A Model for Leaders – The Odysseus Archetype Part I

Emotional intelligence has been hailed by many as an important component of a business leader’s skill set these past couple of decades. One of the first, if not the first, character in Western Literature to display and employ emotional intelligence consistently is Odysseus, hero of Homer’s classic Odyssey.

Time and again, he carefully considers how to best approach and communicate with the different people he meets on his journey. This is not unlike many successful leaders today.

Homer has carefully constructed the character of Odysseus as an archetype of the model man. He is courageous and physically capable, much like Achilles, the main character in the Iliad. However, unlike Achilles, Odysseus brings emotional intelligence to every opportunity and issue. He understands the importance of individualized communication. He knows everyone has their own needs and desires and approaches them accordingly.

Most leaders also find they have to navigate difficult circumstances from time to time, ones where there was just no good answer. Odysseus, in Homer’s Odyssey, faced that very situation when coming to Scylla and Charybdis.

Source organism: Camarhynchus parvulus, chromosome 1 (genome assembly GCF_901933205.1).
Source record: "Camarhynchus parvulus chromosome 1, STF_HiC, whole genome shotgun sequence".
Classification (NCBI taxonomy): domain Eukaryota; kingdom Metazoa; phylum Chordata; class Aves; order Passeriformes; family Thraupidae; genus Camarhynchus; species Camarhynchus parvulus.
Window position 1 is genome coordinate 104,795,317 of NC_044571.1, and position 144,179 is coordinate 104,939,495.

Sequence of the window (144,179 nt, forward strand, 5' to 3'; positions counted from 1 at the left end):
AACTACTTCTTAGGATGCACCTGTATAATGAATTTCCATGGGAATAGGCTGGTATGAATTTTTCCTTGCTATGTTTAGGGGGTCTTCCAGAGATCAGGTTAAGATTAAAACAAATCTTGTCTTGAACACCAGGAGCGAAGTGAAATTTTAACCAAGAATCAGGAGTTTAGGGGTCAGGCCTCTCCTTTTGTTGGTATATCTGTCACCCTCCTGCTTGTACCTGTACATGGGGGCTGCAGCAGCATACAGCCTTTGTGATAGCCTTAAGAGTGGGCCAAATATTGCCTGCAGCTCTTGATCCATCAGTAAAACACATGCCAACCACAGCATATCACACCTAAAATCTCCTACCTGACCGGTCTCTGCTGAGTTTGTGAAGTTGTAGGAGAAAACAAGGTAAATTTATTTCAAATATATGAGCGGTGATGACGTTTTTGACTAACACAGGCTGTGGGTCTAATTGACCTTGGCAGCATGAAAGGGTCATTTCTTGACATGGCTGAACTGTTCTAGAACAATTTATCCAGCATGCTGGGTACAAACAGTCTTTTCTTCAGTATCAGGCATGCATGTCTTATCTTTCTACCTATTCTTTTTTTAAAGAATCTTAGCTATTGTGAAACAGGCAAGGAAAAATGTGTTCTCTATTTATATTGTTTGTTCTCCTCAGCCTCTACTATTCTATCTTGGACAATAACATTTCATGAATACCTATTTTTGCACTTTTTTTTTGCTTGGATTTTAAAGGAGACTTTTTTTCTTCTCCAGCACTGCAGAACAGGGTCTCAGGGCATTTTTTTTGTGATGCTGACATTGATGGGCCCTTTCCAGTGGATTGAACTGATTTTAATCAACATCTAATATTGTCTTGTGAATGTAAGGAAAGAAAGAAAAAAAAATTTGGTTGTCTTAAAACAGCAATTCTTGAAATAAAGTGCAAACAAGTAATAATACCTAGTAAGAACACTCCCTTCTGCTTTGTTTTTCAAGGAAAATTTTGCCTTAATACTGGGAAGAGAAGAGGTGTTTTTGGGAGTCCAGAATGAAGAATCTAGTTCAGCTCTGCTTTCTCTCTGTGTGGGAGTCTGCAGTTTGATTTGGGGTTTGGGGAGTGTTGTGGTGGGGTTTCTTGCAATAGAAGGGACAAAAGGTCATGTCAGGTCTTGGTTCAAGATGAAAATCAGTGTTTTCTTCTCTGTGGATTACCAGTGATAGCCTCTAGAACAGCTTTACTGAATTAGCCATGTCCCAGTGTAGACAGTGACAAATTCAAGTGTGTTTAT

He was about to sail through a narrow strait. On one side was a whirlpool, Charybdis, which might sink his entire craft. On the other side lurked a six-headed, blood thirsty monster ready to pounce.

After considering the options, Odysseus made the decision to sail on the side of Scylla, knowing it would mean losing six of his crew, and possibly himself, to a horrible death. He made that hard decision so he wouldn’t take the chance of losing the entire ship.

Odysseus then made another tough choice. He resolved not to tell his crew of the hazards. He knew that knowledge would only make them anxious and unable to perform.

Scylla might not have been the path you would choose. The story allows us to see how one leader dealt with a very difficult decision. Seeing it from afar we can consider how we might have done something different and when our rock and a hard place situation arises.

So why consider this ancient Greek as a model for leaders today? In the paragraphs above we see analogies of situations in which we have found ourselves. Moreover, human nature doesn’t appear to have changed nearly as much as our technology. We remain, at our core, the same as people who lived millennia ago. One can readily discern this when studying the characters Homer and other classical authors construct.

There is value for leaders in the perspective of distance especially when (or because) it is devoid of our emotional involvement. Perspective is hard to come by when we’re in the thick of things. We are better able to judge and learn from the decisions our archetypes made. We see how they approached circumstances, what they thought, the actions taken and the results attained. Then we’re free to modify them to our present needs as we think best.

In the next post we’ll continue to discuss the Odysseus Archetype and show how it is a solid model for leaders of today to consider and use.